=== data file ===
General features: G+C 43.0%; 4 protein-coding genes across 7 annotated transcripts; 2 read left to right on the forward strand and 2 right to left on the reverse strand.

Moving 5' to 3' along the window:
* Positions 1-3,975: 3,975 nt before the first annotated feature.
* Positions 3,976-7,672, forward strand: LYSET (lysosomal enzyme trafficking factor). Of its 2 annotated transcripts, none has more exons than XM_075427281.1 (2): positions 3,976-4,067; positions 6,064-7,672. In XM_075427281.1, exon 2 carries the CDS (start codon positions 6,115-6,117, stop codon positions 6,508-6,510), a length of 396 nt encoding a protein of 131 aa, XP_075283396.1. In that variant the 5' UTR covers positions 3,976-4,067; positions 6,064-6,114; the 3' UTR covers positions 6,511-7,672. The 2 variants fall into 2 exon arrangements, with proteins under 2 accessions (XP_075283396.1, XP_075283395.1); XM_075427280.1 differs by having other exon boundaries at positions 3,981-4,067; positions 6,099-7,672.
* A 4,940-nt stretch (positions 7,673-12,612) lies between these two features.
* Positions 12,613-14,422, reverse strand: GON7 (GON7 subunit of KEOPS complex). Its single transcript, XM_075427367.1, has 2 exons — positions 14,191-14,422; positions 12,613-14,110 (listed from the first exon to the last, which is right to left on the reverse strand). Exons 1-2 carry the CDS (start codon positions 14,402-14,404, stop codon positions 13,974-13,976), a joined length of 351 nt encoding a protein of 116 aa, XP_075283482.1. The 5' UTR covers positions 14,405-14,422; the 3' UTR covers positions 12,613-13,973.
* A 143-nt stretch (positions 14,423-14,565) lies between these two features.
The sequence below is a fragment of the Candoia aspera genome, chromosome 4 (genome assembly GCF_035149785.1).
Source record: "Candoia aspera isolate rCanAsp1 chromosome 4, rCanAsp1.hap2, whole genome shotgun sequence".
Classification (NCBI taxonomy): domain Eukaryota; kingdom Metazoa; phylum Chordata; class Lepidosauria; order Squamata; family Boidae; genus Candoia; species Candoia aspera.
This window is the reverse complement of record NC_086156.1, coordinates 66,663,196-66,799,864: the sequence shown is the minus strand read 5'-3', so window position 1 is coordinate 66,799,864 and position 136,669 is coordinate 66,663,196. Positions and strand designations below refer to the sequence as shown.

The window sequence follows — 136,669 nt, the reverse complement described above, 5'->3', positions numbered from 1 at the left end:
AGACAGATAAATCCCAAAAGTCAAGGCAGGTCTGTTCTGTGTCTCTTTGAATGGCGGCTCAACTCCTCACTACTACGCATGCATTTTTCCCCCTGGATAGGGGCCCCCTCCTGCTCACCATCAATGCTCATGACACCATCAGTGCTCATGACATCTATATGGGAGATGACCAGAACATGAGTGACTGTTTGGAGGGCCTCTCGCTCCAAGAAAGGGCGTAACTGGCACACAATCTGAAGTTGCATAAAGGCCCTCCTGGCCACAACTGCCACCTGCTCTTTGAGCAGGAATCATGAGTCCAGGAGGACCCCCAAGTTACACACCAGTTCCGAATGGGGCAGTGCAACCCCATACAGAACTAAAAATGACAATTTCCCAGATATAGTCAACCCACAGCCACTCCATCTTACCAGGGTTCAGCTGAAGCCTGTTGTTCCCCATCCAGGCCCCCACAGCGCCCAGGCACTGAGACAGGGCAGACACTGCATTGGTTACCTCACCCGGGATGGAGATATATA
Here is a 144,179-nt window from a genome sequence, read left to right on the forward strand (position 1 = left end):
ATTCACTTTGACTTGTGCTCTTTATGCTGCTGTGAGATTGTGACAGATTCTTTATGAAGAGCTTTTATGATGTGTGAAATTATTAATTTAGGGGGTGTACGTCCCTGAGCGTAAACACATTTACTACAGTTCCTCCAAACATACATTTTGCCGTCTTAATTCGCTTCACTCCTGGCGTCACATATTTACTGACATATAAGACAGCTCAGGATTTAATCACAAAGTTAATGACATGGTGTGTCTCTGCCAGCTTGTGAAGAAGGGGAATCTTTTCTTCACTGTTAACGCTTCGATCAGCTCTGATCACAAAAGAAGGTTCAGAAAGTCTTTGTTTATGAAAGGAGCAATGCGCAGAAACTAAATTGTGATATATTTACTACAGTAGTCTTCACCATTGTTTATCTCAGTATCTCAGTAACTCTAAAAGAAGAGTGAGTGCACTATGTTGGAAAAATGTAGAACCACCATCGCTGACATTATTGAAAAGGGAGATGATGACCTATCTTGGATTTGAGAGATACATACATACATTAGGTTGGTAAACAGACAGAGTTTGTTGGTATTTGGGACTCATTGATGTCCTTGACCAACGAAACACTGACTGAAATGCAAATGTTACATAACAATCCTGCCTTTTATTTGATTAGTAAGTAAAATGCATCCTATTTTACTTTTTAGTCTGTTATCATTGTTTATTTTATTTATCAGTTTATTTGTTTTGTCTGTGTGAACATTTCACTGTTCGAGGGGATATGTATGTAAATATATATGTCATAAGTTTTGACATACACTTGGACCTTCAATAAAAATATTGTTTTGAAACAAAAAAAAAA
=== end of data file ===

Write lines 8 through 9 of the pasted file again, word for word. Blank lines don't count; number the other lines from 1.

The sequence below is a fragment of the Candoia aspera genome, chromosome 4 (genome assembly GCF_035149785.1).
Source record: "Candoia aspera isolate rCanAsp1 chromosome 4, rCanAsp1.hap2, whole genome shotgun sequence".